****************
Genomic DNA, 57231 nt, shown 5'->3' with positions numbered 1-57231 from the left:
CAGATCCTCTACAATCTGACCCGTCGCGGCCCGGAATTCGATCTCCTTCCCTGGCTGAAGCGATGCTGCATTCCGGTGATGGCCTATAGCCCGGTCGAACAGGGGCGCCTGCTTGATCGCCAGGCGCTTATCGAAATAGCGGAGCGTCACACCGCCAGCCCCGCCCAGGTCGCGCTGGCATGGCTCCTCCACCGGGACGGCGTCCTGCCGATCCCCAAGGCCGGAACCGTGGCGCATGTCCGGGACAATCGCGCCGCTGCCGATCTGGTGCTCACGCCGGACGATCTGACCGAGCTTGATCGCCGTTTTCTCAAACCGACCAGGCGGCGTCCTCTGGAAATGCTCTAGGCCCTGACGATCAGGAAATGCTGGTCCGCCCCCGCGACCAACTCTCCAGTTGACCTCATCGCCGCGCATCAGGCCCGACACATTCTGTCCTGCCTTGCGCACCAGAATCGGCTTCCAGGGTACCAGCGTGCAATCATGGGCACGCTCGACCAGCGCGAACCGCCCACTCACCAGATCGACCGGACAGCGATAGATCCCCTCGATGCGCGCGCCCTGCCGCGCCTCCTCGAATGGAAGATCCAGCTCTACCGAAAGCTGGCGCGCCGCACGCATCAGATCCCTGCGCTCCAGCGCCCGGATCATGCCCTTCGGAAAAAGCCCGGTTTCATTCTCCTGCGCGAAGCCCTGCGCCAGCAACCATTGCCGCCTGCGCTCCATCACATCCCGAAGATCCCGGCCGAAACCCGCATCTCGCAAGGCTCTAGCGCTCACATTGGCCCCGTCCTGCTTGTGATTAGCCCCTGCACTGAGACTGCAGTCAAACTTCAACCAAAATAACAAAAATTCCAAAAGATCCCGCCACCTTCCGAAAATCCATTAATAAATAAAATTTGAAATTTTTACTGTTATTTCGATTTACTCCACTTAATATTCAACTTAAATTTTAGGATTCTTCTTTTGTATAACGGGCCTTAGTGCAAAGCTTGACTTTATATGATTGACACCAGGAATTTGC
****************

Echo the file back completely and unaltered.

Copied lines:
Genomic DNA, 57231 nt, shown 5'->3' with positions numbered 1-57231 from the left:
CAGATCCTCTACAATCTGACCCGTCGCGGCCCGGAATTCGATCTCCTTCCCTGGCTGAAGCGATGCTGCATTCCGGTGATGGCCTATAGCCCGGTCGAACAGGGGCGCCTGCTTGATCGCCAGGCGCTTATCGAAATAGCGGAGCGTCACACCGCCAGCCCCGCCCAGGTCGCGCTGGCATGGCTCCTCCACCGGGACGGCGTCCTGCCGATCCCCAAGGCCGGAACCGTGGCGCATGTCCGGGACAATCGCGCCGCTGCCGATCTGGTGCTCACGCCGGACGATCTGACCGAGCTTGATCGCCGTTTTCTCAAACCGACCAGGCGGCGTCCTCTGGAAATGCTCTAGGCCCTGACGATCAGGAAATGCTGGTCCGCCCCCGCGACCAACTCTCCAGTTGACCTCATCGCCGCGCATCAGGCCCGACACATTCTGTCCTGCCTTGCGCACCAGAATCGGCTTCCAGGGTACCAGCGTGCAATCATGGGCACGCTCGACCAGCGCGAACCGCCCACTCACCAGATCGACCGGACAGCGATAGATCCCCTCGATGCGCGCGCCCTGCCGCGCCTCCTCGAATGGAAGATCCAGCTCTACCGAAAGCTGGCGCGCCGCACGCATCAGATCCCTGCGCTCCAGCGCCCGGATCATGCCCTTCGGAAAAAGCCCGGTTTCATTCTCCTGCGCGAAGCCCTGCGCCAGCAACCATTGCCGCCTGCGCTCCATCACATCCCGAAGATCCCGGCCGAAACCCGCATCTCGCAAGGCTCTAGCGCTCACATTGGCCCCGTCCTGCTTGTGATTAGCCCCTGCACTGAGACTGCAGTCAAACTTCAACCAAAATAACAAAAATTCCAAAAGATCCCGCCACCTTCCGAAAATCCATTAATAAATAAAATTTGAAATTTTTACTGTTATTTCGATTTACTCCACTTAATATTCAACTTAAATTTTAGGATTCTTCTTTTGTATAACGGGCCTTAGTGCAAAGCTTGACTTTATATGATTGACACCAGGAATTTGC